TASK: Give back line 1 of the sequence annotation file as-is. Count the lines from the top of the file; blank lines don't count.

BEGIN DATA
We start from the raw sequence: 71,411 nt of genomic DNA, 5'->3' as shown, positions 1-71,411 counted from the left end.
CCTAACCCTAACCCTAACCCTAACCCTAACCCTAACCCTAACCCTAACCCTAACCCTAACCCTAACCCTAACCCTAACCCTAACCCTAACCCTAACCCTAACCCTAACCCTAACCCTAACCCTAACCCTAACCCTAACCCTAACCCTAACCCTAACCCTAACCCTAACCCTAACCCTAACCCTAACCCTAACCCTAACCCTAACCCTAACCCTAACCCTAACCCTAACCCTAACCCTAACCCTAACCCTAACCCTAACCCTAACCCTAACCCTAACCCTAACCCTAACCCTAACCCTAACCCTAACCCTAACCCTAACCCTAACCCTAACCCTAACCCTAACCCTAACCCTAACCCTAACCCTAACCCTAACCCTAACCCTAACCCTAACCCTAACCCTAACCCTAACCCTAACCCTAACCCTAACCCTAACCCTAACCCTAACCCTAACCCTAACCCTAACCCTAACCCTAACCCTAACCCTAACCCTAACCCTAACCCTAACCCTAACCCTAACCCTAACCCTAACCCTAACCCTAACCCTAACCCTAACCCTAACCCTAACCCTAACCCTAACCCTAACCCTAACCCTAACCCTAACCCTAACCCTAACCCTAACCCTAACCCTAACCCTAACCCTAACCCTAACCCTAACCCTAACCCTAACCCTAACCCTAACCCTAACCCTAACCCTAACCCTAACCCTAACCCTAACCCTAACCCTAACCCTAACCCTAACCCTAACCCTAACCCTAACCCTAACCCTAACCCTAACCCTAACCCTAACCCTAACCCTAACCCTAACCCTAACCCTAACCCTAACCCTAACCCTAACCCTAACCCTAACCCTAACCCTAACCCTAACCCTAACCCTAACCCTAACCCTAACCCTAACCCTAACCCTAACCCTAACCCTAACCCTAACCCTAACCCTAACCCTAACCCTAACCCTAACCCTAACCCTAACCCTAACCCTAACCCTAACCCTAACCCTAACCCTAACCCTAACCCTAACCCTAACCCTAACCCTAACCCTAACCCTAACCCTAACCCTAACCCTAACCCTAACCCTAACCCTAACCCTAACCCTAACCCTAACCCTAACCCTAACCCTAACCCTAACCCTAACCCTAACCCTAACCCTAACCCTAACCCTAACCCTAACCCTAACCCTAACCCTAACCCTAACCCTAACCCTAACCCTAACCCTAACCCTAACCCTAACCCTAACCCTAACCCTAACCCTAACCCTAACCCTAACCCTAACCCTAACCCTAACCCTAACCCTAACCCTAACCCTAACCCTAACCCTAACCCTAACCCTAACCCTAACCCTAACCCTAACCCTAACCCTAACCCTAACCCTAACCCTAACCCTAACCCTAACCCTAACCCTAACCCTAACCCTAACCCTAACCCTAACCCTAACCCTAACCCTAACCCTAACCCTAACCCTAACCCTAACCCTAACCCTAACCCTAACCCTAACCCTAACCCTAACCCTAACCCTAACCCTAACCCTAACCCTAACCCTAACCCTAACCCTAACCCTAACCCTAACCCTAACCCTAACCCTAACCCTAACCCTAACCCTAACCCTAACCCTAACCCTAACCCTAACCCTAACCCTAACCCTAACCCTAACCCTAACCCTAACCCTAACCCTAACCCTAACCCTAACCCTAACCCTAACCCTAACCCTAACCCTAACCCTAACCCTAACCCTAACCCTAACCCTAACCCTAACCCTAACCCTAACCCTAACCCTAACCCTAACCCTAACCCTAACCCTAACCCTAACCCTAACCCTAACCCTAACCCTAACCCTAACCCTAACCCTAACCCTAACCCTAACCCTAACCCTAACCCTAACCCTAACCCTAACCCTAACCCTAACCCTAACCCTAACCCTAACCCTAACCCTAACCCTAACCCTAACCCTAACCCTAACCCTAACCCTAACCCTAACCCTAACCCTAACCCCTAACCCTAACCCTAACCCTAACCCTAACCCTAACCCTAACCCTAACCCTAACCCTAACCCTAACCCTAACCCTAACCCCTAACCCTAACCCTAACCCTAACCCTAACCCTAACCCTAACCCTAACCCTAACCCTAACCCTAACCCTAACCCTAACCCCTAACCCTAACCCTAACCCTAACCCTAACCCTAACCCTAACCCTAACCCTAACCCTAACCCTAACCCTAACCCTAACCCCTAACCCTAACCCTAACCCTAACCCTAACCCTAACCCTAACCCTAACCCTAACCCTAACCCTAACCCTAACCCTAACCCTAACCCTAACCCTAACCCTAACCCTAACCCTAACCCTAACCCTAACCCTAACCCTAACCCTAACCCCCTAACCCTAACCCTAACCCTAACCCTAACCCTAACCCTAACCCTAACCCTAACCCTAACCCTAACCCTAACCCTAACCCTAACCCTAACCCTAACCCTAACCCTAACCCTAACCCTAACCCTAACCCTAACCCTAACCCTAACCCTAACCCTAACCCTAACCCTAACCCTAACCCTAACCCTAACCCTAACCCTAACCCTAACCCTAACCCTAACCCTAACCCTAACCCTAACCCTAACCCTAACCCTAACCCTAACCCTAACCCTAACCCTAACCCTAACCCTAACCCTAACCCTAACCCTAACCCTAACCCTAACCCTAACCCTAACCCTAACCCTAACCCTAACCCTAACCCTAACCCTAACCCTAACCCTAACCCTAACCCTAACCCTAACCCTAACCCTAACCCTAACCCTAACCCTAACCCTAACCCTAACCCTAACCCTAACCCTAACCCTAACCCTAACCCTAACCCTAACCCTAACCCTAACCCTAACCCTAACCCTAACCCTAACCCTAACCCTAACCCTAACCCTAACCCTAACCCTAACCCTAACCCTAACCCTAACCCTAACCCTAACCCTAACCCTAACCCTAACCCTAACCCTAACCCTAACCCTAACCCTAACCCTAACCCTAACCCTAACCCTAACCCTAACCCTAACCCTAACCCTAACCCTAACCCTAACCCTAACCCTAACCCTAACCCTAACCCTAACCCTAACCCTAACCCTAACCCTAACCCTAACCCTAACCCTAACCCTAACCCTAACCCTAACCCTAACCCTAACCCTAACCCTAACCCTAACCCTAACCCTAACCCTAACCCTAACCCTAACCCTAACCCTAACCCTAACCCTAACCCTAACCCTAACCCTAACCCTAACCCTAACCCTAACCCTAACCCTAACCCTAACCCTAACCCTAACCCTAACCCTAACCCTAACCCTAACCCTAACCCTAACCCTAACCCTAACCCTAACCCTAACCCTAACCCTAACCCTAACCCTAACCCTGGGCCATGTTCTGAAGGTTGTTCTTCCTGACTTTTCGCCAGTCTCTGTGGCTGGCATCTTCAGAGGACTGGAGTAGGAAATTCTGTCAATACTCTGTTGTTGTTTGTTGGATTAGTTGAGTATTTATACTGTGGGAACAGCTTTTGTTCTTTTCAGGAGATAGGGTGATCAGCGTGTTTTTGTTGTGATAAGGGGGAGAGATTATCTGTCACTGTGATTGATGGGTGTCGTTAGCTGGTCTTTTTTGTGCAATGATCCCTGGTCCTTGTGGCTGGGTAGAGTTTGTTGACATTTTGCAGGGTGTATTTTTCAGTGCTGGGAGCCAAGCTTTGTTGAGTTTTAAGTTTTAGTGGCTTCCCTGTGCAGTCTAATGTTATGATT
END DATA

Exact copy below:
We start from the raw sequence: 71,411 nt of genomic DNA, 5'->3' as shown, positions 1-71,411 counted from the left end.